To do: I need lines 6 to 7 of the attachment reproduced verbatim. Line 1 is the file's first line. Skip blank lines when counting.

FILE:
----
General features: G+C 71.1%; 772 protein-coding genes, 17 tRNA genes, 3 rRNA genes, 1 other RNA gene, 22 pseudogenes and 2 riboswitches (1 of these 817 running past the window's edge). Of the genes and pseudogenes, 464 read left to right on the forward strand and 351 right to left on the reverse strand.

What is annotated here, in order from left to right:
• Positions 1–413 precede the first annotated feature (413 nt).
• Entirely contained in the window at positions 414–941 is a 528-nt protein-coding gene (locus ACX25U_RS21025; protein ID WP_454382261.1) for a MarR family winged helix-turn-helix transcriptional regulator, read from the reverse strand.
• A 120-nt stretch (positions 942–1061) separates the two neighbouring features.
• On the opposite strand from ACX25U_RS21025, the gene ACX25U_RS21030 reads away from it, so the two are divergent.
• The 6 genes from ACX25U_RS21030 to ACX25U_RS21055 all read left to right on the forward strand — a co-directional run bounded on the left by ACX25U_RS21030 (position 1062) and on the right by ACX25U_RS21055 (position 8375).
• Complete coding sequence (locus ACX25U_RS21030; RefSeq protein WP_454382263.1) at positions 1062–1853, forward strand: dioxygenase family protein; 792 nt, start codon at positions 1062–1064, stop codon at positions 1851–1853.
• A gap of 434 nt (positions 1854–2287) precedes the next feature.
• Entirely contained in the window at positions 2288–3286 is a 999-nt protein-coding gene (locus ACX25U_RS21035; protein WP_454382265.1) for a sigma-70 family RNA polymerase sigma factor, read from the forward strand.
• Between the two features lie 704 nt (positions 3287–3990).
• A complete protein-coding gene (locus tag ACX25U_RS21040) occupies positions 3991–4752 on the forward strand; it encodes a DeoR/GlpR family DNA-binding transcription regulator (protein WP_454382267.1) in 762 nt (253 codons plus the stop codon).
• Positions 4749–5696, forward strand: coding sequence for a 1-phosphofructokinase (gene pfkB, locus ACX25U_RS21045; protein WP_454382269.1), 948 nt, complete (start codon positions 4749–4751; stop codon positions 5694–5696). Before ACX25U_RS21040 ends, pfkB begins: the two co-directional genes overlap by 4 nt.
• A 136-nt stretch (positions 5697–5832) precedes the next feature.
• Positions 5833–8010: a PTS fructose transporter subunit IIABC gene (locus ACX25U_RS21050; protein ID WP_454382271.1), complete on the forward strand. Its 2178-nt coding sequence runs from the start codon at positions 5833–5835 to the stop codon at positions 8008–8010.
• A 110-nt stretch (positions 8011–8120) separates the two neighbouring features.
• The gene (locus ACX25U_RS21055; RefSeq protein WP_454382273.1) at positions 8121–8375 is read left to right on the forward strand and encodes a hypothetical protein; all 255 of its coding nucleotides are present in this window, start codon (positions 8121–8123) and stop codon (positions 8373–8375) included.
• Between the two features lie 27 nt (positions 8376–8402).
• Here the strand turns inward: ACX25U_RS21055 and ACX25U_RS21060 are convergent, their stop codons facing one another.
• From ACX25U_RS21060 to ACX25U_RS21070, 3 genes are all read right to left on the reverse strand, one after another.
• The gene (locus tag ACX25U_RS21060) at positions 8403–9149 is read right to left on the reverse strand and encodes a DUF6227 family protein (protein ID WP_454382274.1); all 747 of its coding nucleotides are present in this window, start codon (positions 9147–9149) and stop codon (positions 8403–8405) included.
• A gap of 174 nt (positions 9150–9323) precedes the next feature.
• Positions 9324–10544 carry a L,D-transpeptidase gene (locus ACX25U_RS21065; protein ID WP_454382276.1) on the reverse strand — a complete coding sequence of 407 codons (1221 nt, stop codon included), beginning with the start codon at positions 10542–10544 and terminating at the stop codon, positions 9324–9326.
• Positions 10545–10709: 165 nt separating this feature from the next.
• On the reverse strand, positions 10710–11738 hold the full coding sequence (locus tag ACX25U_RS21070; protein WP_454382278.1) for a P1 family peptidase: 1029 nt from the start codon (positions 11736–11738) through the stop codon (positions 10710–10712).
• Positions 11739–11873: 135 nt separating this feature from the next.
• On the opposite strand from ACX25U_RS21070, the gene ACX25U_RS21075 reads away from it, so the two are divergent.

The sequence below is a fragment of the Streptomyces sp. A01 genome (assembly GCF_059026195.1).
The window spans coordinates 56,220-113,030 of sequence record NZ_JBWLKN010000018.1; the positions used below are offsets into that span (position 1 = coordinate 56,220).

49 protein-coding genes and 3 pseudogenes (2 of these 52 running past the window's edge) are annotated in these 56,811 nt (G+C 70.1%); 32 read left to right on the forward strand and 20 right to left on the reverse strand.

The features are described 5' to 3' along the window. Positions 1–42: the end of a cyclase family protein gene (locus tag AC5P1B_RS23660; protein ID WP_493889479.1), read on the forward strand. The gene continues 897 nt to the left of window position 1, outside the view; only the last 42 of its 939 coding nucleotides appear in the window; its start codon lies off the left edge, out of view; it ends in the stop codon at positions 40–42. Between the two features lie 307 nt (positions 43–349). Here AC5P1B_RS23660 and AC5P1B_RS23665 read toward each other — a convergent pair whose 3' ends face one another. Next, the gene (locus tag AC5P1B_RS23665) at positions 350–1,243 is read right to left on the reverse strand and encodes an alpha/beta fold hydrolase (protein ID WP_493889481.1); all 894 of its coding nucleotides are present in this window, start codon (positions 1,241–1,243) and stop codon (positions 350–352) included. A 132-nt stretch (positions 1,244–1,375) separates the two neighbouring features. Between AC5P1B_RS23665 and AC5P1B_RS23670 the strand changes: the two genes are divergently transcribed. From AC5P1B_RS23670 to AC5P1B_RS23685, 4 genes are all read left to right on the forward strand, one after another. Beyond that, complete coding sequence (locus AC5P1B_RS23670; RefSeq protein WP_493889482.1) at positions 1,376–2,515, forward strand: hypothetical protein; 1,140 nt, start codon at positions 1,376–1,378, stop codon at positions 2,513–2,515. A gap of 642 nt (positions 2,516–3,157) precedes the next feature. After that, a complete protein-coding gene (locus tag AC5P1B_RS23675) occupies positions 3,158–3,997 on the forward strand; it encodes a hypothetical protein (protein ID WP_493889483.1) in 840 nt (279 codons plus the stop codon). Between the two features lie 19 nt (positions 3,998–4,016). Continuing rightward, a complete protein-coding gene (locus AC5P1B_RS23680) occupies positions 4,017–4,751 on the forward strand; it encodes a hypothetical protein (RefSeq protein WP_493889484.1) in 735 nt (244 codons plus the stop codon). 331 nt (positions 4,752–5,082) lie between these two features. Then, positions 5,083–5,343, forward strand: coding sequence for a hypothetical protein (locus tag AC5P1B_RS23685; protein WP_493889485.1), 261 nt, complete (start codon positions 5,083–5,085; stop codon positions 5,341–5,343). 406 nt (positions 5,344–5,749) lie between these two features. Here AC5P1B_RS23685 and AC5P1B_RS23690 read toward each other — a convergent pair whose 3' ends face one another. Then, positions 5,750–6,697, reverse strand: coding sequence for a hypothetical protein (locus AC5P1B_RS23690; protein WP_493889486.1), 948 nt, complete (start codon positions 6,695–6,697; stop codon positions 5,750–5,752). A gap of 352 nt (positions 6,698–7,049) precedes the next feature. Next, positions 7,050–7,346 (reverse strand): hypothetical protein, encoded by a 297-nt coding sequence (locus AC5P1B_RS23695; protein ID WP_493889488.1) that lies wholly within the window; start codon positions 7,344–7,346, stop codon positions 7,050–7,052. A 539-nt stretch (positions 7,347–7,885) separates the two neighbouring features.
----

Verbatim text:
• On the opposite strand from ACX25U_RS21025, the gene ACX25U_RS21030 reads away from it, so the two are divergent.
• The 6 genes from ACX25U_RS21030 to ACX25U_RS21055 all read left to right on the forward strand — a co-directional run bounded on the left by ACX25U_RS21030 (position 1062) and on the right by ACX25U_RS21055 (position 8375).